In 2022, Lifestyle had a lot to write about. The writers and staff who have contributed to this section have commented on major moments in pop culture, covered local art and music events, and reviewed countless movies, TV shows, and albums. In December, Lifestyle editors asked The News to submit their favorite items of the year. Here are the best answers, as well as recommendations from each Lifestyle editor:
Best movie of 2022: “Everything everywhere at once”
Set in the course of one chaotic day in the life of laundromat owner Evelyn Wang (Michelle Yeoh), “Everything Everywhere and All At Once” is a beautifully crazy and heart-wrenching film that uses surreal science fiction to tell a story about immigration and generations. trauma. Evelyn discovers that there are infinite universes in which choosing to stay in China will ensure her success, and her life in the laundry is unremarkable in contrast. Her disillusioned and nihilistic attitude towards life is passed on to her daughter Joy (Stephanie Hsu), who becomes an evil force called Jobu Tupaki, determined to wreak havoc on all universes. To stop Joba, Evelyn must deal with the hardships she experienced as a result of her immigration. Funny, ridiculous and sobbing, “Everything Everywhere and All At Once” manages to attack the problems facing a huge part of the population while still being wonderfully unpredictable.
Juliana’s Pick: “Bodies Bodies Bodies”
With biting contemporary satire and internet nonsense controversy “Bodies Bodies Bodies” was undoubtedly the movie of the summer. Sophie (Amandla Stenberg) and her friend Bee (Maria Bakalova) arrive at a “hurricane party” at an upstate New York mansion hosted and attended by Sophie’s wealthy friends. During the game Bodies Bodies Bodies, in which players try to escape a “killer” in a dark house, one of the partygoers is found dead – literally. Friends start pointing fingers and more and more unspoken resentments are revealed as their numbers dwindle. “Bodies Bodies Bodies” is a hilarious and riveting mockery of a new generation of self-obsessed, frivolous trust fund babies who use politically correct buzzwords and host their own podcasts. With a hysterically comedic cast and a particularly fantastic performance by relative newcomer Rachel Sennott, “Bodies Bodies Bodies” is well worth a watch.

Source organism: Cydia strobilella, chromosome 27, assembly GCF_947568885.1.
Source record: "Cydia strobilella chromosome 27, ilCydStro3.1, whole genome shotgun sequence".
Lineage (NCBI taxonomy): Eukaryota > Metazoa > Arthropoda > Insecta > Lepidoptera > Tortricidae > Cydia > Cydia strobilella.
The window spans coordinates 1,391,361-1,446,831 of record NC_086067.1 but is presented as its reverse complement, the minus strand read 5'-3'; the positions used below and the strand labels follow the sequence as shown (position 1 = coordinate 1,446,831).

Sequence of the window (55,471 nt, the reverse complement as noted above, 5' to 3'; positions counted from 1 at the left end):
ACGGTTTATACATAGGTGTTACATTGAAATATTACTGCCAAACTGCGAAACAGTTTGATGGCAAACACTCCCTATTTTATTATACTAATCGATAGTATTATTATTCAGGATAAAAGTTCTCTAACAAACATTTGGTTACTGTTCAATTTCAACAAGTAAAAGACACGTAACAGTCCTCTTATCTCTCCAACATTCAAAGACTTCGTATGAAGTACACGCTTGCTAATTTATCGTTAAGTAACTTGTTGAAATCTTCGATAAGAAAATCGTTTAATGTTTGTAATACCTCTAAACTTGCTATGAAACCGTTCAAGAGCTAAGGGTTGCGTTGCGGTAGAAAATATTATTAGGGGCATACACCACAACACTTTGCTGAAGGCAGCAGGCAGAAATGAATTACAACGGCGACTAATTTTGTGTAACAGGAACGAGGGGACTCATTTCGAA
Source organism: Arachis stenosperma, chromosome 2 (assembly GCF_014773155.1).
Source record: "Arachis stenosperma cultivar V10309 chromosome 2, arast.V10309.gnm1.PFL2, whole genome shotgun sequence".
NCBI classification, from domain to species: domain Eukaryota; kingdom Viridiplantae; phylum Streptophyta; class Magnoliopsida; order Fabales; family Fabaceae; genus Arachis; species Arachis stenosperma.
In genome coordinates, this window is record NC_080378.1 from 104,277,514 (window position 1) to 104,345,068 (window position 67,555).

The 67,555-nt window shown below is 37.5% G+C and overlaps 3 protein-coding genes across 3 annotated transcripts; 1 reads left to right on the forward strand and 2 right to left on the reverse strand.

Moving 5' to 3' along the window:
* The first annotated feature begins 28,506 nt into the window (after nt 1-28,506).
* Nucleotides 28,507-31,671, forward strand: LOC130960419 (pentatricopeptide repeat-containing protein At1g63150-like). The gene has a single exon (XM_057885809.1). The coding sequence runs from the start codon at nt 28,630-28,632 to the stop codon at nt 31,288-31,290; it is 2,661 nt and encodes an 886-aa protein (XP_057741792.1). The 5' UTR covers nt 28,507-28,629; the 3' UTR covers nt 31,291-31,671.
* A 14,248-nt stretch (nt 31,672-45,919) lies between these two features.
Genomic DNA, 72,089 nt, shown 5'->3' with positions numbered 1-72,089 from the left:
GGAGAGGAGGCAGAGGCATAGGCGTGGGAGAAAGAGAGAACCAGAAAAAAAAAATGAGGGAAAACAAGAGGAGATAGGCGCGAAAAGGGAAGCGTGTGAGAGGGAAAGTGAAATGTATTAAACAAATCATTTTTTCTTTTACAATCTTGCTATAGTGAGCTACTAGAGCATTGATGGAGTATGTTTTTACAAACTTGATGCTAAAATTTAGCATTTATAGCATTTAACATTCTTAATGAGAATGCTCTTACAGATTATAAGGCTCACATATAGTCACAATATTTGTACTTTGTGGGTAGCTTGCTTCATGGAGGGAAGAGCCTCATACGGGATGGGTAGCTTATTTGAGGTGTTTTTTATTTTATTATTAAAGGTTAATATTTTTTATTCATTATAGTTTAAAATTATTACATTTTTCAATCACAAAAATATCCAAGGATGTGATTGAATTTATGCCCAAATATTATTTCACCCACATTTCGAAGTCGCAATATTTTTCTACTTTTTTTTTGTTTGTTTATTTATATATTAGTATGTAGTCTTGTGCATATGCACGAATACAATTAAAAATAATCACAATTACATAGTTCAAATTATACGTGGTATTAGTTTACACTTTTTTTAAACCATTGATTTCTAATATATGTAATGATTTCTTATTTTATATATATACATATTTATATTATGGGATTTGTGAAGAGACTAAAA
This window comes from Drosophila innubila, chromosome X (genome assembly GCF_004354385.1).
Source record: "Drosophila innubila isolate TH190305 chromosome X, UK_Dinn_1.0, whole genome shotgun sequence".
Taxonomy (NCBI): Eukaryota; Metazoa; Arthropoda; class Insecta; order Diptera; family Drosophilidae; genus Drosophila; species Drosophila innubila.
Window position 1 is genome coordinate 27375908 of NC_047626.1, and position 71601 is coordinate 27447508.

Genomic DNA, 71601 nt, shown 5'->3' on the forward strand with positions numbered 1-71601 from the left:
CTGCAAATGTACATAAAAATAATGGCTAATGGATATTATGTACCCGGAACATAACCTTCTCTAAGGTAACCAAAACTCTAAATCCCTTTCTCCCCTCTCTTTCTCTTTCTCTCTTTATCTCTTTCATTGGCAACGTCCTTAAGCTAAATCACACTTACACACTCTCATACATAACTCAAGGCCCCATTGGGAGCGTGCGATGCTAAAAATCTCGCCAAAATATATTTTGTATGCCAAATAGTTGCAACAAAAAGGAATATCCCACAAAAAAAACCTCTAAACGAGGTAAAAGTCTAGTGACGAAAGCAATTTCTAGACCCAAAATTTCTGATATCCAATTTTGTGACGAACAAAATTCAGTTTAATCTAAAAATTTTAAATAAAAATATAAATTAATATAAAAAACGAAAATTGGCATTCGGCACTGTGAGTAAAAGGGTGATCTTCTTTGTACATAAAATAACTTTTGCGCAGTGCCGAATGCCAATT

Cathy’s Pick: “Where the Crawdads Sing”
Adapted from the novel by Delia Owens, “Where the Crawdads Sing” stars Daisy Edgar-Jones as Kya or “Marsh Girl”, the main protagonist of a murder mystery set between the 1950s and 1970s. As an abandoned child, Kya struggles to survive in the swamps of Barkley Cove, North Carolina. As an adult, Kya is on trial for the first-degree murder of Chase Andrews, a man with whom she had an affair. “Where the Crawdads Sing” leaves room for the audience to decide whether or not they agree with the biased town gossip that makes Ky an outcast and capable of murder. Edgar-Jones’ performance effortlessly proves to the audience that Kya is simply misunderstood. Director Olivia Newman brilliantly focuses most of the film on flashbacks of Kyo’s mistreatment as a child and teenager, rather than the actual murder trial, in order to shock viewers with a plot revealed decades later at the end of the film.